Risk Mapping Zoonotic Diseases throughout Africa

Lead Research Organisation: University of Warwick
Department Name: School of Life Sciences

Abstract

The transmission of infectious disease can be closely linked with different ecological, social, and economic factors. Our project aims to identify factors associated with a number of diseases, e.g. Rift Valley fever, Q fever, Lassa fever and Hantavirus disease. By recognising specific indicators of potential disease transmission we aim to create detailed risk maps which are able to predict transmission of these diseases, in nationwide study areas. We will initially focus upon Rift Valley Fever and Q fever in Kenya but as the project progresses we aim to apply our techniques to other countries and zoonotic diseases. Rift Valley fever and Q fever not only cause morbidity and mortality in humans, but lead to extremely high rates of abortion and stillbirth within herds of livestock. This reduces both the food and income available to poor farming communities.
In this project we will use regression models to identify covariates that correlate with presence of zoonotic diseases. Once we have formulated a theory on the distribution of risk in our study areas using regression analysis, prevalence data will be collected via farmer surveys to help validate the predictions made. These surveys will help to create more informed models, and help to further recognise covariates which should be included or excluded.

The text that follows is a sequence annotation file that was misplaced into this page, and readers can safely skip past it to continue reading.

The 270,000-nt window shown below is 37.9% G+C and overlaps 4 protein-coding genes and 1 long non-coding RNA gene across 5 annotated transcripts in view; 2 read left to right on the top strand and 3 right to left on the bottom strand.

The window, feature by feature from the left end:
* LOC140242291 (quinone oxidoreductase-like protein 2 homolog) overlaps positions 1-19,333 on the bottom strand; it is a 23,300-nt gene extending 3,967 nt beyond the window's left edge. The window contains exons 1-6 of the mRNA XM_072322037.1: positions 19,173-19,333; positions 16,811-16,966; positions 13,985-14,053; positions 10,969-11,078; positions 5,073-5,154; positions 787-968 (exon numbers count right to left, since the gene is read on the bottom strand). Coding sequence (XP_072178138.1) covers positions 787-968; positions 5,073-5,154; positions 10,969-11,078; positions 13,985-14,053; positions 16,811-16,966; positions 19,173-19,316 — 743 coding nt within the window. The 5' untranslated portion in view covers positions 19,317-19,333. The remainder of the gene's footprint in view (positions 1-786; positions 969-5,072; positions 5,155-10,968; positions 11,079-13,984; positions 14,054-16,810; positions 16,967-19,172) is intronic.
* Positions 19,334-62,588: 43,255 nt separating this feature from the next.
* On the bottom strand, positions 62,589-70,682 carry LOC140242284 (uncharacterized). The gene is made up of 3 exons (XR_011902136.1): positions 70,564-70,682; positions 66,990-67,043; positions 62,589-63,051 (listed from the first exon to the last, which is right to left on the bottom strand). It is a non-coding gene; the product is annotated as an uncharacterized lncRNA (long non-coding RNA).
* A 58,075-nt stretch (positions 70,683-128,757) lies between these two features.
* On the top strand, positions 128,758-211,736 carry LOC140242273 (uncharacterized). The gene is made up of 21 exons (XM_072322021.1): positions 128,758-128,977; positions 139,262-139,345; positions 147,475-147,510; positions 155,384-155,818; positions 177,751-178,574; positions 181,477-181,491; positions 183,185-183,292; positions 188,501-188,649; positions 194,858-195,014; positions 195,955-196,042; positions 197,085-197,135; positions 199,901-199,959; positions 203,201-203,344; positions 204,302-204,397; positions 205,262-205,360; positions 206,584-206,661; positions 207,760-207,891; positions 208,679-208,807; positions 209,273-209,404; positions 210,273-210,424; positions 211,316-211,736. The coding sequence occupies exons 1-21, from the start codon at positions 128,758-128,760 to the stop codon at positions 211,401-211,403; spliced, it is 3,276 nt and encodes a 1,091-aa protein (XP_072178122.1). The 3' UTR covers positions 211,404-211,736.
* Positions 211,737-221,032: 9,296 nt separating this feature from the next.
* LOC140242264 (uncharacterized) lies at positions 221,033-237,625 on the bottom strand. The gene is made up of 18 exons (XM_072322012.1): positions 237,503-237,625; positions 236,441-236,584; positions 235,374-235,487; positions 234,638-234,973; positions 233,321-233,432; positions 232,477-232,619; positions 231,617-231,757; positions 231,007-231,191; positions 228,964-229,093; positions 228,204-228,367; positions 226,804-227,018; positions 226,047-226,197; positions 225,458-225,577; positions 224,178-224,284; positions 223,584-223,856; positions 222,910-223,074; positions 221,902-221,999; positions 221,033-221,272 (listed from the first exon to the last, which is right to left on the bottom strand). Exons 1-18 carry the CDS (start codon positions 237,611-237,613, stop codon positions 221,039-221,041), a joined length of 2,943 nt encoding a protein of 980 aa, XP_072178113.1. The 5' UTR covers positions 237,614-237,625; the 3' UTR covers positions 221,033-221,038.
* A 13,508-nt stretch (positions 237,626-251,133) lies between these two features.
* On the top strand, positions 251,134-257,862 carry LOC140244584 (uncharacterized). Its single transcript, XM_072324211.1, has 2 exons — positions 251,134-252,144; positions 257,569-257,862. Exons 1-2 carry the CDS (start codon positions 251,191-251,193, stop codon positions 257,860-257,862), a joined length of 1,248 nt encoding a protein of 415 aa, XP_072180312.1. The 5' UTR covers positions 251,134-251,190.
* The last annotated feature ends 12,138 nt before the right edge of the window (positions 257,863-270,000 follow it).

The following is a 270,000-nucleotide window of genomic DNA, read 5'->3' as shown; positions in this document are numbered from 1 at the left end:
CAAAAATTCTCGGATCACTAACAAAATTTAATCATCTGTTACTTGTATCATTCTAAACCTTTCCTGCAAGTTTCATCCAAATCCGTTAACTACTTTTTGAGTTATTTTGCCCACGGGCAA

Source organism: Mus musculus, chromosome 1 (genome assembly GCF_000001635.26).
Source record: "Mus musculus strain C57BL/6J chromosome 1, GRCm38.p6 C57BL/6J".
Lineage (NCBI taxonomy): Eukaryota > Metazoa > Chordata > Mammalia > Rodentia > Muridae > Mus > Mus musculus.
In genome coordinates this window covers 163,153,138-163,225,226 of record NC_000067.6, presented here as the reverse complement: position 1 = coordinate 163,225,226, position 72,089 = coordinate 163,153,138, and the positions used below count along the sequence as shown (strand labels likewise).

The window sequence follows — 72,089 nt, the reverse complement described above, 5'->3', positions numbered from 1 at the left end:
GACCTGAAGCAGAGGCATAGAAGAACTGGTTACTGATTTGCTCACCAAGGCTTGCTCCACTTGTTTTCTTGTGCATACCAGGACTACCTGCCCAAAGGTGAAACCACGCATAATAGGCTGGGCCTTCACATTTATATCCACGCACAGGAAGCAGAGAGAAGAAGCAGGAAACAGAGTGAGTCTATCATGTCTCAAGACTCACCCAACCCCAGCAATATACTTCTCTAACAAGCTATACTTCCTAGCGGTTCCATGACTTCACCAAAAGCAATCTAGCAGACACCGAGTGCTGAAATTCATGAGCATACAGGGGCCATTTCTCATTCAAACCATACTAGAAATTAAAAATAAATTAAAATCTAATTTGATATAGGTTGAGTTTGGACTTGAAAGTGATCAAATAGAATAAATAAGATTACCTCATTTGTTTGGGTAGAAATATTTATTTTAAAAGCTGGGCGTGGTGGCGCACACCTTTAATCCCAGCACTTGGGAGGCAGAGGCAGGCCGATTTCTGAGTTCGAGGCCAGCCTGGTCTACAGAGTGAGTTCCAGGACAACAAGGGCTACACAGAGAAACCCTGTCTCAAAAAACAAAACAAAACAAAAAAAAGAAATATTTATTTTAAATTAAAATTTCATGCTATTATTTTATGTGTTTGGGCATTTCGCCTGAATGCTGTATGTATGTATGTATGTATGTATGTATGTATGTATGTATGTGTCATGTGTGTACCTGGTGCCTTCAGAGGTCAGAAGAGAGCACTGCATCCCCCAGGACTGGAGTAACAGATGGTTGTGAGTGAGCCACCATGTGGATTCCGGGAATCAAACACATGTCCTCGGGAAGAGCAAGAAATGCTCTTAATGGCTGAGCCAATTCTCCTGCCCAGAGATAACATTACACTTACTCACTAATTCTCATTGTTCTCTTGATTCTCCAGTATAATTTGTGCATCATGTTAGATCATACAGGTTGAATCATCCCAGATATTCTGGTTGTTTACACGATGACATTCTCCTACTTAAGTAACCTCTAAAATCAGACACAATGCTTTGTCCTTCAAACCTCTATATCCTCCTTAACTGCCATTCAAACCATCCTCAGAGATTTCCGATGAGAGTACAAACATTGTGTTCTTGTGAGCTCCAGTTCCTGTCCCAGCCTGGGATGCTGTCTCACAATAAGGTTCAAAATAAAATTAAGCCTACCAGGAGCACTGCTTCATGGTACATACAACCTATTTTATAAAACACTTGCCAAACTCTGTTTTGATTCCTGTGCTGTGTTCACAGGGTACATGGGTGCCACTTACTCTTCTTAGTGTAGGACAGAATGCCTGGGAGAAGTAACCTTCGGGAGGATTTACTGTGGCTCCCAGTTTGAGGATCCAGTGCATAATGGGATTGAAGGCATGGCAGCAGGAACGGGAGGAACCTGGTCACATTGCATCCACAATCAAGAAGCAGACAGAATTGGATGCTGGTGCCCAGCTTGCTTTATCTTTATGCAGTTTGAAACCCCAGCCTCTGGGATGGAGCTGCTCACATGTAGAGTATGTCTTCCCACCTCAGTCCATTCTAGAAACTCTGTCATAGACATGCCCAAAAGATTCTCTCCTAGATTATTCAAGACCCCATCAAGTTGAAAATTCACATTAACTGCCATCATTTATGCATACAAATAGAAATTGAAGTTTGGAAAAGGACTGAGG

Having validated these models we will apply these techniques to other countries or regions with disease presence, and creating risk maps for these new areas. This will allow us to do three things; 1) identify regions which have similar patterns or transmission/risk, 2) identify covariates which are globally significant for the transmission of these diseases and 3) predict potential outbreaks in one country, using data from another. Further data collection can then be carried out to verify the predictions from the models in these new study sites.

Publications

10 25 50

Studentship Projects

Project Reference Relationship Related To Start End Student Name
BB/M01116X/1 01/10/2015 30/09/2023
2265229 Studentship BB/M01116X/1 30/09/2019 29/09/2023 Max Nile Kettley